Our drive out of Transkei and into Lesotho featured a four-legged friend. This dog took advantage of the fact that we could only drive about 20-30 km per hour on the gravel roads. He chased after us and, for the most part, managed to keep up with our car.  Every few kilometers we would stop to take some photos. There was the dog, behind us again. He was a very friendly dog who clearly wanted to come with us to Lesotho. Unfortunately, we couldn’t take him with us. When we finally made our way onto better roads, we parted ways with our furry friend.

Our furry friend

Heading north for Lesotho through a South African mountain range we encountered some snow, even though it was November and we were in the Southern Hemisphere. There would be plenty more snowcapped mountains later on this journey…

Upon hitting the Lesotho border, the guards were surprised to see us — two Germans traveling in an old, beat-up car. But they let us in the country without problem.

Well, crossing the border wasn’t entirely problem-free. Our internet cut out upon entering Lesotho, and it was evening, and we hadn’t booked a place to stay.

We searched for the next “big” town (Lesotho’s largest city has a population of 330,000 and many people in the country live in huts) and managed to find a hotel with nice bar. It was all booked up. Bummer.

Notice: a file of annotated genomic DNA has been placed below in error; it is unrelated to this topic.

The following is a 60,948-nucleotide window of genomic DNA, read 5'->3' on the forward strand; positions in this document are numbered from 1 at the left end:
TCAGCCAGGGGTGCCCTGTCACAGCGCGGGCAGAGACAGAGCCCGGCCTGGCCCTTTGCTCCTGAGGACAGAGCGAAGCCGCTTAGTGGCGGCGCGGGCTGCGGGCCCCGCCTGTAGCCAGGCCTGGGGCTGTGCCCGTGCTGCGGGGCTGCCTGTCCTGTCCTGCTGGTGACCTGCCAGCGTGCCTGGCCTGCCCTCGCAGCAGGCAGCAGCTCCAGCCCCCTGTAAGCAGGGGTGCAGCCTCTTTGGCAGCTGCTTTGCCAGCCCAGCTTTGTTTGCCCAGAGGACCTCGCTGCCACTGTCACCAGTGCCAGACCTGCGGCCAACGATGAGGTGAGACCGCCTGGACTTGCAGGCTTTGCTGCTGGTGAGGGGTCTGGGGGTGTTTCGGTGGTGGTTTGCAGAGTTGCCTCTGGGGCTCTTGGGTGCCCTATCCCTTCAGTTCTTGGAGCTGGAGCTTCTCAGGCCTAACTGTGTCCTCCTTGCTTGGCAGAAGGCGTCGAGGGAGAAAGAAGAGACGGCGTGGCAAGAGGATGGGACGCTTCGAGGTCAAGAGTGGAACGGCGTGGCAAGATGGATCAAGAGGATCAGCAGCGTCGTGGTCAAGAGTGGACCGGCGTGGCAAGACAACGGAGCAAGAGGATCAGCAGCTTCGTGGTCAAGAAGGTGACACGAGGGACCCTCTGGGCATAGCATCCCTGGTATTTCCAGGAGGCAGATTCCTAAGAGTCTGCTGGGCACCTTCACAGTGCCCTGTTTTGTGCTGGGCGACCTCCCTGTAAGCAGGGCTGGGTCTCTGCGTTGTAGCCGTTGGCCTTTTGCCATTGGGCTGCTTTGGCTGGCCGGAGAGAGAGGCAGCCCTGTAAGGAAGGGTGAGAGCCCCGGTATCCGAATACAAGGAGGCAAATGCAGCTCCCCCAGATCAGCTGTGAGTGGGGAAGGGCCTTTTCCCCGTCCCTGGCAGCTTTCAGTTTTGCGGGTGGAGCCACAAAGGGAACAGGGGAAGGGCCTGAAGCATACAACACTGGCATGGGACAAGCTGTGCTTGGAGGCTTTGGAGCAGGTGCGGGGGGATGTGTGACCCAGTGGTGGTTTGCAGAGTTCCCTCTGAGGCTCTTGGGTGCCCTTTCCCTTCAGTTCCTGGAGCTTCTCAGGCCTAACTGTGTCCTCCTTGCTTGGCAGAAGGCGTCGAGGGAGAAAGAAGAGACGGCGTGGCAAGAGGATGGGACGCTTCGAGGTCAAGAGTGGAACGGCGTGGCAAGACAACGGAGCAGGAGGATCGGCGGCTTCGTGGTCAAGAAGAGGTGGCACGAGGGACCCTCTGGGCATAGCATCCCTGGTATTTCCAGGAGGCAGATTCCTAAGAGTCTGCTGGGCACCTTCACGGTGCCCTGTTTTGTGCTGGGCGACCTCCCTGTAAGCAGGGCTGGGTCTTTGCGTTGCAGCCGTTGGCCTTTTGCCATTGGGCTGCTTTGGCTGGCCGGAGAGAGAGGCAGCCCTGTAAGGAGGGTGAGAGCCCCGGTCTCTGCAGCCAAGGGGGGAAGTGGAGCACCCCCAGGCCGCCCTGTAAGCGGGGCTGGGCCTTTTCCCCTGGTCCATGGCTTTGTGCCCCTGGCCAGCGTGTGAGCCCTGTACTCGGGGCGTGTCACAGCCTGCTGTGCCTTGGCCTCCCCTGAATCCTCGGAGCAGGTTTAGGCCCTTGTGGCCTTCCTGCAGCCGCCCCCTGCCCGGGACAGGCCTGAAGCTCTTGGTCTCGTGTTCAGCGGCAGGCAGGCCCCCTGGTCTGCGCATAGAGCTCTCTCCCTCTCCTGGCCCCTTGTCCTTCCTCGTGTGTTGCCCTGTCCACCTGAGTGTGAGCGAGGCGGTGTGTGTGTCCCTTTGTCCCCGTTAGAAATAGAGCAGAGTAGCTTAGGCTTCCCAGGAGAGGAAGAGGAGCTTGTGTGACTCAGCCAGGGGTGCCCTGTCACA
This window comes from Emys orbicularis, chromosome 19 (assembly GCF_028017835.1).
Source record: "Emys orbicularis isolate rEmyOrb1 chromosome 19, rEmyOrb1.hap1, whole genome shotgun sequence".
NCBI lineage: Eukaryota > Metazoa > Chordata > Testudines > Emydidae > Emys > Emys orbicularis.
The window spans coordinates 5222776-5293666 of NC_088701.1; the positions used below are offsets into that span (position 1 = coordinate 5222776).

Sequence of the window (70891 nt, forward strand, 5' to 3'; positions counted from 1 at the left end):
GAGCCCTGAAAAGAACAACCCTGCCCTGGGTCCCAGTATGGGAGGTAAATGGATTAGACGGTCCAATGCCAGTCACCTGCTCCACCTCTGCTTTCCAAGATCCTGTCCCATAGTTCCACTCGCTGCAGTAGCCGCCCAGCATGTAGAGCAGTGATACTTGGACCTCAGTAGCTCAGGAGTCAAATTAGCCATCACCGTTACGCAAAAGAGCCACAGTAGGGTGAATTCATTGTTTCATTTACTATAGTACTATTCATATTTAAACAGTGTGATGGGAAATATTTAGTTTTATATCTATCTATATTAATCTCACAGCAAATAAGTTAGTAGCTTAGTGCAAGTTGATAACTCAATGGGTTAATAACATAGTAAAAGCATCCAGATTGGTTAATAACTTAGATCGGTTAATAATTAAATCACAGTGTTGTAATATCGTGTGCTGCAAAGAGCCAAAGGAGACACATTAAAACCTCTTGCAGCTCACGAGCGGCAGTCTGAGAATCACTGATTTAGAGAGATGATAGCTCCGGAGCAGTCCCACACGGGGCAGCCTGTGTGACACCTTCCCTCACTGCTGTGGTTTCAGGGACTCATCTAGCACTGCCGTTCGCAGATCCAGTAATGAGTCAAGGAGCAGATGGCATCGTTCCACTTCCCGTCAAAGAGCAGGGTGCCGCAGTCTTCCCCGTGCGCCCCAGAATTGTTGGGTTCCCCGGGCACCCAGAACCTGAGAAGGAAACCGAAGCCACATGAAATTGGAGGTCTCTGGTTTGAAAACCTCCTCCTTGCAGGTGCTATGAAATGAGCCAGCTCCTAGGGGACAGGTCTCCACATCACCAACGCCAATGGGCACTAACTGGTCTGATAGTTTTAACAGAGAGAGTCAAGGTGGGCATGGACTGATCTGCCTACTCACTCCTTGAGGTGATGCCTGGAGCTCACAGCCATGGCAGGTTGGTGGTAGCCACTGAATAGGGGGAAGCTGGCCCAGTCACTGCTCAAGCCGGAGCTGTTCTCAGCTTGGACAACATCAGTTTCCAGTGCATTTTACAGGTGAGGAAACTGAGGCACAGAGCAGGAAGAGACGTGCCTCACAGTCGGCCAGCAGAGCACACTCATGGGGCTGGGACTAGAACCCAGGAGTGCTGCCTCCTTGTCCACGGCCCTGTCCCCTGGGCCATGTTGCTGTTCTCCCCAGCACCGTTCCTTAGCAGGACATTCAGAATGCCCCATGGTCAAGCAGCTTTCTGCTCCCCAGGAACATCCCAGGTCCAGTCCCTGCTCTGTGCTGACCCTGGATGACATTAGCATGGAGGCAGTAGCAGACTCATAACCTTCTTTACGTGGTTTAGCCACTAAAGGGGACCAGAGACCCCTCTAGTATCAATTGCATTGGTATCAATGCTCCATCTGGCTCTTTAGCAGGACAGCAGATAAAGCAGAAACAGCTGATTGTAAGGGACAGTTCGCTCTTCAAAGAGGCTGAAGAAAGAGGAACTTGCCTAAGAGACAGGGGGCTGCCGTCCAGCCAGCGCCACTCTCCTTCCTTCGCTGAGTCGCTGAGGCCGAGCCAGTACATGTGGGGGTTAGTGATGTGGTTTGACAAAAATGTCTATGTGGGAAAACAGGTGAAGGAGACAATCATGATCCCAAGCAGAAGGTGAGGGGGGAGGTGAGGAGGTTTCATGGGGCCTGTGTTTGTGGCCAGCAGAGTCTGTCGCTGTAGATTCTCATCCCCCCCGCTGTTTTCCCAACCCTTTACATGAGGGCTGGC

Onward we drove, cruising around western Lesotho. In the end, we found a tiny town with accommodation — a hut with a bed — and took it. After scavenging for dinner, we stumbled upon some kind of restaurant that was just selling bread with some chicken. But the bread was a special type of bread baked in Lesotho and it was tasty. A worker in the restaurant could speak English and was friendly, which was a plus. We gladly answered his questions about life in Germany. We didn’t give quite the glowing review he was expecting.

A cozy place for the night

The next day we went to the Malealea area near the city of Mafeteng. The region is known for having beautiful mountains and being a good place for hiking and encountering local culture. We hiked through a hidden valley with a man who pointed out the various topographical features of the area. I think the area can be described as a colorful valley with snowcapped mountains and hut villages hidden behind trees.

Mountains, huts and trees

We ducked into one of the huts and had dinner with a local family. Goat curry. Yum.

Then came the motorbikers

Apparently one of the top lodging facilities in Lesotho is none other than the Malealea Lodge. Expecting to get a room for the night, we entered the Malealea Lodge and found that it was completely booked up — by mtorobikers.

It so happened that the 50th Roof of Africa motorbike race was taking place right where we were traveling — in western Lesotho.

Again in need of a place to stay, we headed for the capital city Maseru, located on Lesotho’s western border with South Africa. Maseru has a less than stellar reputation. The city doesn’t get on my nerves, though, the way Kathmandu does. So I’ll refrain from calling Maseru a shithole.